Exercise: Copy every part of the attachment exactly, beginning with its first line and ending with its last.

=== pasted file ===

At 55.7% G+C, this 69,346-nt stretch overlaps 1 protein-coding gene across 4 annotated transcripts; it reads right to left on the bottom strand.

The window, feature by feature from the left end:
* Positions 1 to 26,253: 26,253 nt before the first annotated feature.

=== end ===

At 55.7% G+C, this 69,346-nt stretch overlaps 1 protein-coding gene across 4 annotated transcripts; it reads right to left on the bottom strand.

The window, feature by feature from the left end:
* Positions 1 to 26,253: 26,253 nt before the first annotated feature.